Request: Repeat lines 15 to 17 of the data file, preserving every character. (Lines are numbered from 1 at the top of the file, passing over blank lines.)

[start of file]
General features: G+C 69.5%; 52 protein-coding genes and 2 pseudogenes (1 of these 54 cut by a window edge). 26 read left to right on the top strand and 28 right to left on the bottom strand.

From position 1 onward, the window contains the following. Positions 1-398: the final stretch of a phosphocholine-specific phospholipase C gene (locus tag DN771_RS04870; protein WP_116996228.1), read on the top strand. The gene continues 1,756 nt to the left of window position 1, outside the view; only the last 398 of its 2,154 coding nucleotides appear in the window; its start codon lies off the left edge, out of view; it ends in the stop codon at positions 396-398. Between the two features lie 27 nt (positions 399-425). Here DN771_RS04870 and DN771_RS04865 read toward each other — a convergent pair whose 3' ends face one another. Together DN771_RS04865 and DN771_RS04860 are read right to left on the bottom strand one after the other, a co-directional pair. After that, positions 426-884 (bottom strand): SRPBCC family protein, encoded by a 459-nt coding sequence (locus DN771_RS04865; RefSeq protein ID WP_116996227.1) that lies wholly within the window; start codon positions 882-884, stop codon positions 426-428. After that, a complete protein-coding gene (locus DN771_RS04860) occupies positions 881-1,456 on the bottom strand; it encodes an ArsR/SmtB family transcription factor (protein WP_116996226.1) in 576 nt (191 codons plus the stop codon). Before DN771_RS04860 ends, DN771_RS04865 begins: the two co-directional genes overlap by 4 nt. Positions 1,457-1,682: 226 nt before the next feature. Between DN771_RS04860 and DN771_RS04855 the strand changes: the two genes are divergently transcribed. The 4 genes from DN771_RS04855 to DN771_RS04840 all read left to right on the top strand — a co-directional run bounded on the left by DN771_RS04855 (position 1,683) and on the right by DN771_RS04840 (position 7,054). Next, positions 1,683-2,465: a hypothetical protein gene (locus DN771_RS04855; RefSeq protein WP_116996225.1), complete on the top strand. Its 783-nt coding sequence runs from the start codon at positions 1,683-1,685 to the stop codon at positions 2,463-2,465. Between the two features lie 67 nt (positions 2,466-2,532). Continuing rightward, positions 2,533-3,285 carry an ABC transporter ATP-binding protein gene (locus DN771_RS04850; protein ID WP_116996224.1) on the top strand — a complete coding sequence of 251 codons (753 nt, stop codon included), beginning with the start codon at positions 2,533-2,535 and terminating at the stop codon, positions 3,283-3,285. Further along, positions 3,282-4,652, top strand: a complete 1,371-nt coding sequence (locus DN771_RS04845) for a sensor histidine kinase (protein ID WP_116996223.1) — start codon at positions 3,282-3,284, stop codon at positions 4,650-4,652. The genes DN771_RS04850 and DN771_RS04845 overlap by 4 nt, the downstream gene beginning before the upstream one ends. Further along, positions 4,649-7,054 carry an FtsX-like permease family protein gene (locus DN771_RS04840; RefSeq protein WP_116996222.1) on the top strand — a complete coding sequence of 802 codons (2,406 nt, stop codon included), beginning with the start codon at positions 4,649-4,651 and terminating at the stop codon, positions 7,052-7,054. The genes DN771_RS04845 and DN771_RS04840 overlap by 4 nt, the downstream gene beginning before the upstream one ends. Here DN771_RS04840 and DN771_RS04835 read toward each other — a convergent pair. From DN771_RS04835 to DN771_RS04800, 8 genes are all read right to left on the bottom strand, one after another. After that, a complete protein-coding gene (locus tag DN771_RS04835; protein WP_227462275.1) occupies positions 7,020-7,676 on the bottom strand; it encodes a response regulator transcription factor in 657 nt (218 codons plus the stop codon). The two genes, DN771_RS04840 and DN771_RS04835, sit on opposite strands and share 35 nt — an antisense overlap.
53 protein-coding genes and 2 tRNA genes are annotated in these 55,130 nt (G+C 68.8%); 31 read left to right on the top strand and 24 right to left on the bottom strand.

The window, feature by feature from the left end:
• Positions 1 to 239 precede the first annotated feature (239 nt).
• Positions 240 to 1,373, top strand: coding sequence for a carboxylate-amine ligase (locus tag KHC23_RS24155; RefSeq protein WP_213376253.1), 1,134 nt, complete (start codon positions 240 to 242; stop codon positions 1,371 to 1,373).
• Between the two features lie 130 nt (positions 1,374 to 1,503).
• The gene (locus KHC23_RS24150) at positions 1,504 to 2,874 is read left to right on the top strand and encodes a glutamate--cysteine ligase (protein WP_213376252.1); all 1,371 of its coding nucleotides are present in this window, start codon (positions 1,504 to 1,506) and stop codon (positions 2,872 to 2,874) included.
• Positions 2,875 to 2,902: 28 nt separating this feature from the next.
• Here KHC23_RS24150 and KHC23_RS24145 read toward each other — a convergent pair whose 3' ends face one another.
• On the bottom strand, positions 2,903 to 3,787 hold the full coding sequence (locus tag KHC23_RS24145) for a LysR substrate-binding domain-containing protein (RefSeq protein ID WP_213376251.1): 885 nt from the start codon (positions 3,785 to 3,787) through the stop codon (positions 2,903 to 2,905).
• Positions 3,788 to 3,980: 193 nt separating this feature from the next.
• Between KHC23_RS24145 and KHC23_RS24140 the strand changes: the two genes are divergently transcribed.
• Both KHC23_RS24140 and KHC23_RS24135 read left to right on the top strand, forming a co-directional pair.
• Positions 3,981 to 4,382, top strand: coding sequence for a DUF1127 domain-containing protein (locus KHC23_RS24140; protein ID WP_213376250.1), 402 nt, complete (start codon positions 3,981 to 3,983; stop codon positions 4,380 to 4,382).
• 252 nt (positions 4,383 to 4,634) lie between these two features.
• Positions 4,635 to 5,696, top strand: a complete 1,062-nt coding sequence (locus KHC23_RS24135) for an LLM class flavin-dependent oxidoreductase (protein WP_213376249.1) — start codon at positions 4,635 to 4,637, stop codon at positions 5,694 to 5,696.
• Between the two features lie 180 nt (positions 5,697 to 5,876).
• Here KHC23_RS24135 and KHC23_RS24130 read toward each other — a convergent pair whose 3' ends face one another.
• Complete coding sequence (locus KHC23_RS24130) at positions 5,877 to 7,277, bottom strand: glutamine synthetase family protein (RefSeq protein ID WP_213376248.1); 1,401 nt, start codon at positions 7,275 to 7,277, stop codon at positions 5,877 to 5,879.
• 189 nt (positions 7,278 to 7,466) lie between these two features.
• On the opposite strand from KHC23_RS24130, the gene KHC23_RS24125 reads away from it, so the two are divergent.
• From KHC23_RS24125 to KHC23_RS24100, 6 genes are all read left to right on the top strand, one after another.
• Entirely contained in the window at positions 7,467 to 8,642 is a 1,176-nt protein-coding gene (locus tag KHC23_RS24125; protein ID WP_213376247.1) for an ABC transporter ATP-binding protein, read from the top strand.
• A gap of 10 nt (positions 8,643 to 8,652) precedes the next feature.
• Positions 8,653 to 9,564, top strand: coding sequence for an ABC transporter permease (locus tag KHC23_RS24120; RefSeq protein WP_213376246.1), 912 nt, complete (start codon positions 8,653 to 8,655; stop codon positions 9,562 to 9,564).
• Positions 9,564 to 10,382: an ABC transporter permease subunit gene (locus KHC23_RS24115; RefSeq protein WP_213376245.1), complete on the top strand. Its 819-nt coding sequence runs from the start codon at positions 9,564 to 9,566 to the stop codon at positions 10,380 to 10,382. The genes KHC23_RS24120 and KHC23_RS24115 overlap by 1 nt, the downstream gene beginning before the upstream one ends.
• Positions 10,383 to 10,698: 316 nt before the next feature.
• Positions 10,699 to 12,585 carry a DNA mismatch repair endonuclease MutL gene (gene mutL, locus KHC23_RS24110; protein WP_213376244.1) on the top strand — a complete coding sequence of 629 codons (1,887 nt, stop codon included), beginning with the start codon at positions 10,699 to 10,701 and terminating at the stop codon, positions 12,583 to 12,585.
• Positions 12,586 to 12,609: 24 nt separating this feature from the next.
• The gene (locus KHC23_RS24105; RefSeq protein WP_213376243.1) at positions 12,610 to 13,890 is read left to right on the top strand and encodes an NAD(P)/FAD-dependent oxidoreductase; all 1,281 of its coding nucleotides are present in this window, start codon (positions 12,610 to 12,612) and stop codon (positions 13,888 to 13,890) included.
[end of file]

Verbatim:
• Positions 3,981 to 4,382, top strand: coding sequence for a DUF1127 domain-containing protein (locus KHC23_RS24140; protein ID WP_213376250.1), 402 nt, complete (start codon positions 3,981 to 3,983; stop codon positions 4,380 to 4,382).
• 252 nt (positions 4,383 to 4,634) lie between these two features.
• Positions 4,635 to 5,696, top strand: a complete 1,062-nt coding sequence (locus KHC23_RS24135) for an LLM class flavin-dependent oxidoreductase (protein WP_213376249.1) — start codon at positions 4,635 to 4,637, stop codon at positions 5,694 to 5,696.